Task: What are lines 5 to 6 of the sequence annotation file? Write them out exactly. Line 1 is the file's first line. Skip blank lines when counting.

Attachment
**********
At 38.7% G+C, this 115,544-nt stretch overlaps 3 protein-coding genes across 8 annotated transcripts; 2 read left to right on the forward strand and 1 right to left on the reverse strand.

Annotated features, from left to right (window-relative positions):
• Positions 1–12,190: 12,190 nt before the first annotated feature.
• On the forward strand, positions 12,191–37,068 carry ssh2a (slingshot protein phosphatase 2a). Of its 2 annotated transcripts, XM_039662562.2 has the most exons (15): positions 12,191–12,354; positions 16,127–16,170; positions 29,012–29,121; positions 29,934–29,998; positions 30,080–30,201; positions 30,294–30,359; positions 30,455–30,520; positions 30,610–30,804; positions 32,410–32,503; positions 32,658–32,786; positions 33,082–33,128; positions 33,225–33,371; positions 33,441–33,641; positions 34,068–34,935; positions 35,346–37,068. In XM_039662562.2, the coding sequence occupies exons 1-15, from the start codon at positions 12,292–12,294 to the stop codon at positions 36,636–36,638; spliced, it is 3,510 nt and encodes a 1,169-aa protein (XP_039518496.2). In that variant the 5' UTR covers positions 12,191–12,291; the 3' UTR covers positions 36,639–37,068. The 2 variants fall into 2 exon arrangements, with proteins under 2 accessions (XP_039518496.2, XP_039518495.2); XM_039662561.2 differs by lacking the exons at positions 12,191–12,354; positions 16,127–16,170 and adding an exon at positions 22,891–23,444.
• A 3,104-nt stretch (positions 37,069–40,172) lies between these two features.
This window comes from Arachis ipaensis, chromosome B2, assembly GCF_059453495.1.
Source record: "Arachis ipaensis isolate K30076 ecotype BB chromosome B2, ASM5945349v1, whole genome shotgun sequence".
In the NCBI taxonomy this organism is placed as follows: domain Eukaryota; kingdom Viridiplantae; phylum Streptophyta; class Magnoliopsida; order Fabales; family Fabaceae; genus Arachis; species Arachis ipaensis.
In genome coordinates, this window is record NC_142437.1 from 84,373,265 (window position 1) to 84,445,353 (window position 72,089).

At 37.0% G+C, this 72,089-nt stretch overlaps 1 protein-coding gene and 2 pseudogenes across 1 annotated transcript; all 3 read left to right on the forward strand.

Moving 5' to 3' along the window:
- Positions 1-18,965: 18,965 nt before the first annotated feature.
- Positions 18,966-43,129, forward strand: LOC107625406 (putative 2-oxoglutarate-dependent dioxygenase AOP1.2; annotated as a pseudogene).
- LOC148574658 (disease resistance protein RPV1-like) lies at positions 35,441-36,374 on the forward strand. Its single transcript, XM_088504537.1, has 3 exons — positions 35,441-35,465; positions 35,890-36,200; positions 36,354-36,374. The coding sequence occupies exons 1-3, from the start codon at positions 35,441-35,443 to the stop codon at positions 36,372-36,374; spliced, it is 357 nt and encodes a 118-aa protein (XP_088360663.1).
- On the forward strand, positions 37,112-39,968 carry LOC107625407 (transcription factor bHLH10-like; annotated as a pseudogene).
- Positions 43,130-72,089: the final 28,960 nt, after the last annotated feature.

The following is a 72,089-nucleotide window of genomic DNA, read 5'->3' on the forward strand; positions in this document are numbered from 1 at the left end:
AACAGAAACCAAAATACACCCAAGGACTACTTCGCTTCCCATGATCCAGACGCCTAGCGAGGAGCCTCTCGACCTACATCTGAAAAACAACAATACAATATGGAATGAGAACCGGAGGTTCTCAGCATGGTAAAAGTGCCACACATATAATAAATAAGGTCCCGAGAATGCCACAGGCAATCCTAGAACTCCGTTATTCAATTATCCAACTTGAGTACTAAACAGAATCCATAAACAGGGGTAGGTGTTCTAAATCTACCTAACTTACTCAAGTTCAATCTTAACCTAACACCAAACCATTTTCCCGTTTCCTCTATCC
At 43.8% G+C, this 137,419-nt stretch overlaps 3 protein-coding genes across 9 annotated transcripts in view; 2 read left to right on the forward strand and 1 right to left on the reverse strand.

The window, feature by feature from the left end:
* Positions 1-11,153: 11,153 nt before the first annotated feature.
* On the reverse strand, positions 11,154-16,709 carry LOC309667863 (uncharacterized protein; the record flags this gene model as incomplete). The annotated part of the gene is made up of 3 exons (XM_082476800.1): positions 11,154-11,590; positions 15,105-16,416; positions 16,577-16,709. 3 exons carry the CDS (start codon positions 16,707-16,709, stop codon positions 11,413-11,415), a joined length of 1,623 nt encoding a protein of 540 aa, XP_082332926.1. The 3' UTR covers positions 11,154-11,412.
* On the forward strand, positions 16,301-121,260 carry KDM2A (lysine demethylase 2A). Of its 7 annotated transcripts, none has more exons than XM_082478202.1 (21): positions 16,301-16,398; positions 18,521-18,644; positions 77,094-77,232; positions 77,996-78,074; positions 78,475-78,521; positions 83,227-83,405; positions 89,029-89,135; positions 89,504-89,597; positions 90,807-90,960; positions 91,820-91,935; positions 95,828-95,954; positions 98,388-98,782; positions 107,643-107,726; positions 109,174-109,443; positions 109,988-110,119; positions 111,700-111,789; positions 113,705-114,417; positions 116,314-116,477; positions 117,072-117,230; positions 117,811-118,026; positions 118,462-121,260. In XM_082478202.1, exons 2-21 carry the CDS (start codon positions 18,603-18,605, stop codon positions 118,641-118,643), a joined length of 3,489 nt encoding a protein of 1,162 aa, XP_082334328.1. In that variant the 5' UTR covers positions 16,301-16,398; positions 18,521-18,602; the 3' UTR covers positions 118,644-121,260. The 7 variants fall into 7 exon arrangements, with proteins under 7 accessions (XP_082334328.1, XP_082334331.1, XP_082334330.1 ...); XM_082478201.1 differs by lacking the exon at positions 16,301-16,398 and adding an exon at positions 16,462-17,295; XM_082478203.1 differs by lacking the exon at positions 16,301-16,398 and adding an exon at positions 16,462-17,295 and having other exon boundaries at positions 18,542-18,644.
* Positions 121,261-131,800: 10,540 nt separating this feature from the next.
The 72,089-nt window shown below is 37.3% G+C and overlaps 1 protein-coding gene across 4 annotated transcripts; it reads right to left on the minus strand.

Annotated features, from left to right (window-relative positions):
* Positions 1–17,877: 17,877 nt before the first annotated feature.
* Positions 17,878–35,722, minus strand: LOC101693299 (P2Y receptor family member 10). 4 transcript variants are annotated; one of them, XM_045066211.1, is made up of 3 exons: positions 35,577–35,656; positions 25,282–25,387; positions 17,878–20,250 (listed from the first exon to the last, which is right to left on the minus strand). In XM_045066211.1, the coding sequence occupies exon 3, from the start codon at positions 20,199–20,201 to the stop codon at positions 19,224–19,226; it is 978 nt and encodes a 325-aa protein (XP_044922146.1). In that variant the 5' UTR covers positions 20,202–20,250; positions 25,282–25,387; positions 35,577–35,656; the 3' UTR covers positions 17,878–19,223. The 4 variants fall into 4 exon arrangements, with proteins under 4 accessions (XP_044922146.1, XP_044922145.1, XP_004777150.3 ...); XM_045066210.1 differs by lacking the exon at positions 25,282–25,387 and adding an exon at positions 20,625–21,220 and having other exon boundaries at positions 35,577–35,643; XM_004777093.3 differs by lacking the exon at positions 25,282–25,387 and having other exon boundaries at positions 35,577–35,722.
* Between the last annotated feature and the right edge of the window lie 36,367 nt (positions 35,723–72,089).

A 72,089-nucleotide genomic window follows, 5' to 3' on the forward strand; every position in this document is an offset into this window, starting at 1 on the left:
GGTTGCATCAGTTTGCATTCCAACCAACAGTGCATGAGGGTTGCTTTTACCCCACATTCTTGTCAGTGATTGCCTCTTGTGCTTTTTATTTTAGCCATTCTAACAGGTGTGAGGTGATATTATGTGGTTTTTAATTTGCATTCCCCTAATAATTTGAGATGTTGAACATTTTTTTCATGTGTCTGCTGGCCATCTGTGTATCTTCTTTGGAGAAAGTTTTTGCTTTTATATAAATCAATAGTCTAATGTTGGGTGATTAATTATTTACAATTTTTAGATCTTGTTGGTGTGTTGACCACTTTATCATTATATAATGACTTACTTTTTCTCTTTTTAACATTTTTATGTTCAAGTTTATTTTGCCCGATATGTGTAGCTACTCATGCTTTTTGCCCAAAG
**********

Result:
• A 3,104-nt stretch (positions 37,069–40,172) lies between these two features.
This window comes from Arachis ipaensis, chromosome B2, assembly GCF_059453495.1.